25. Law Enforcement
There are two notable use cases for blockchain in law enforcement: evidence management/tracking and flagging suspicious transaction patterns. In police investigations, maintaining the integrity of the chain of evidence is paramount, so a distributed, hard-to-falsify record kept via blockchain could provide an added layer of security to the evidence-handling process. Startup Chronicled has raised almost $5M in funding to develop sealable, tamper-proof containers with near field communications chips that register the contents through a blockchain system, which could have law enforcement applications. Additionally, Elliptic, another startup with just over $7M in funding, is developing a system to continually scan bitcoin registries and flag suspicious transactions/histories and alert law enforcement officers so that they can begin investigations.
26. Human Resources
Doing background checks and verifying employment histories are time-consuming tasks for human resources professionals. If employment and criminal records were stored in a blockchain ledger and free from the possibility of falsification, HR professionals could streamline the vetting process. Recruit Technologies recently teamed with ascribe.io “to develop blockchain-backed cryptographic Certificates of Authenticity,” a possible first step towards building a more transparent and easily verified employment history system. This represents a new undertaking for Ascribe, which has primarily been focused on tracking intellectual property.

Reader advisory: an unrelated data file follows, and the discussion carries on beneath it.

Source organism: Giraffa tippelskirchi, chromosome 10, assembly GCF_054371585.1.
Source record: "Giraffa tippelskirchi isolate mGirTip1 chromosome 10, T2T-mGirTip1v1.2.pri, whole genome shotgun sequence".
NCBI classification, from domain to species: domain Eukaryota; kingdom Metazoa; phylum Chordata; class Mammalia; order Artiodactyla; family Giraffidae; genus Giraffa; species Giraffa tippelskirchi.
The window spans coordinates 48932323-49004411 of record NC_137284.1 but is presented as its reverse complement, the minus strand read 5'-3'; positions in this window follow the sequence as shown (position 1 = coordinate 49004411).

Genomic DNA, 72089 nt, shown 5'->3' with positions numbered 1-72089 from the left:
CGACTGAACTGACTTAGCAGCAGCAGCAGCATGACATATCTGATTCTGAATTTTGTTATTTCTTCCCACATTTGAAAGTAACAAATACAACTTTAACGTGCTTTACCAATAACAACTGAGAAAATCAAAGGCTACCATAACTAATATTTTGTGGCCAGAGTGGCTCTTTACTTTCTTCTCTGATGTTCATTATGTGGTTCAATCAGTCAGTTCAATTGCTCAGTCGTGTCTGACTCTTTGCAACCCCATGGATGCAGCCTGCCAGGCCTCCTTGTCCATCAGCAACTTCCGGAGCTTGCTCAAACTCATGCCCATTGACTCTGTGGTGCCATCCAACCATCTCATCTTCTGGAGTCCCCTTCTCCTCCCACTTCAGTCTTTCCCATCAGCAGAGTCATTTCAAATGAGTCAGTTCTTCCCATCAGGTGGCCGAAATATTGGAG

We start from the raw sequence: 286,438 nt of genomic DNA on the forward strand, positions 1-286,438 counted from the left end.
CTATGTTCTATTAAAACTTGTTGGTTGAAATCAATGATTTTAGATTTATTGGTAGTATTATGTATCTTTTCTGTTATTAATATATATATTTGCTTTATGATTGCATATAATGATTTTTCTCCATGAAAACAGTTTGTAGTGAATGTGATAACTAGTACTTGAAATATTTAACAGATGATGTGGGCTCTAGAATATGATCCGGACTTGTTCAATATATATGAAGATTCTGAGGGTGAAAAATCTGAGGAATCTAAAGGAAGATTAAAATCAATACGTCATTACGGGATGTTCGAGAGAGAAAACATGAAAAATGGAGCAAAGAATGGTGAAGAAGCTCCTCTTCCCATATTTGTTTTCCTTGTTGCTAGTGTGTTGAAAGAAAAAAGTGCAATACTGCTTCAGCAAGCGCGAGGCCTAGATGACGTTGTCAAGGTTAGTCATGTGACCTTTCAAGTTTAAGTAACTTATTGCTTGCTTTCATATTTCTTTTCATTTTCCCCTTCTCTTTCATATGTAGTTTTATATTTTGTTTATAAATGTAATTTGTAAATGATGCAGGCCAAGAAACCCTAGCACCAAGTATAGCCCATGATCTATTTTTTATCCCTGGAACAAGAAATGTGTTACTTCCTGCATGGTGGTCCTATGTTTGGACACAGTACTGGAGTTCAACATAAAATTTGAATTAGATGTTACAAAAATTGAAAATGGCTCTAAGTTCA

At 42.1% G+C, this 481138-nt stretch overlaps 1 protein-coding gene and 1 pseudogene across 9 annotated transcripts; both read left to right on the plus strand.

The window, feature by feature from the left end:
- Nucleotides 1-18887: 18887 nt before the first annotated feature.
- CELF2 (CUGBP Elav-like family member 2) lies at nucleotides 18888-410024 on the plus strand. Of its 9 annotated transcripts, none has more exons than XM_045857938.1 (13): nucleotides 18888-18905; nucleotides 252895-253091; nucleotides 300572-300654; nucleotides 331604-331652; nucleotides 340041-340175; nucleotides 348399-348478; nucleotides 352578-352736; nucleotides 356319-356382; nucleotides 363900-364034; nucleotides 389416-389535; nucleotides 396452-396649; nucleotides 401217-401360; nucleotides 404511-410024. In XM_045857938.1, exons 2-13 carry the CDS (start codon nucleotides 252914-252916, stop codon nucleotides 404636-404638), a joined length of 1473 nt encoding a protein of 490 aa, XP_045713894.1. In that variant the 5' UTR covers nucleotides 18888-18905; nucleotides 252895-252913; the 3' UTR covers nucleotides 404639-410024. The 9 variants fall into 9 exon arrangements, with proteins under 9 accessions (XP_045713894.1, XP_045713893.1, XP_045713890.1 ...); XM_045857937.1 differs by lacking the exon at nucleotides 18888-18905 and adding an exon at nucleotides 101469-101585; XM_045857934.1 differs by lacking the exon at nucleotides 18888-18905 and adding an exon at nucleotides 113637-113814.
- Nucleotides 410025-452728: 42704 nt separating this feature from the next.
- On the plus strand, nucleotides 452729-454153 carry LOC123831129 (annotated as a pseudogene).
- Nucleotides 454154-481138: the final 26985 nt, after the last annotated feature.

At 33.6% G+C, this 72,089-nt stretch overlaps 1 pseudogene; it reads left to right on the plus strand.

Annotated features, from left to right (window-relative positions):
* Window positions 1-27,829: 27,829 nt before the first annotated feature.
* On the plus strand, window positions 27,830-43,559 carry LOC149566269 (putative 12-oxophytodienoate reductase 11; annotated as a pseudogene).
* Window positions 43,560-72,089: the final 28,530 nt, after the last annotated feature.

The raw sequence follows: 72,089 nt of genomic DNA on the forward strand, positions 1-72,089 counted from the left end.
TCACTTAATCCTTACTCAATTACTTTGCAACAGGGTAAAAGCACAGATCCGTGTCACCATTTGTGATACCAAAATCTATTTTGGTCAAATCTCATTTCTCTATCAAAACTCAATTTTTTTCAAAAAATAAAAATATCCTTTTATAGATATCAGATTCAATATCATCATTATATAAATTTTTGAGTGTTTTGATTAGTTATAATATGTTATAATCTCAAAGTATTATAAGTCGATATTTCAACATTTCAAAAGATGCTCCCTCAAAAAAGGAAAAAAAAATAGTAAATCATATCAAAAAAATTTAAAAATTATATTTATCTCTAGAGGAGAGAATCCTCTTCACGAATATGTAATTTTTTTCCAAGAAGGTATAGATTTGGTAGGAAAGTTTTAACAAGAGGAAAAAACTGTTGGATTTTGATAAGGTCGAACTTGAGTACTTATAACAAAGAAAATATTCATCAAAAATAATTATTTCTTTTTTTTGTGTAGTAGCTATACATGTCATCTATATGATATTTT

27. Ride Hailing
Ride-hailing services like Uber and Lyft have struggled with issues like regulation and the treatment of their drivers, but blockchain solutions may offer riders and drivers alike new options. Startup Arcade City, a ride-hailing company in Austin, TX, takes a percentage of rider fares and facilitates all transactions through a blockchain system, but allows drivers to “establish their own forms of financial transaction,” as opposed to ride-sharing company La’Zooz, which uses a proprietary electronic currency to pay for rides on its service. Additionally, Arcade City was designed around ride hailing for professional drivers vs just connecting drivers with riders looking to go along a similar route.
First appeared at CB Insights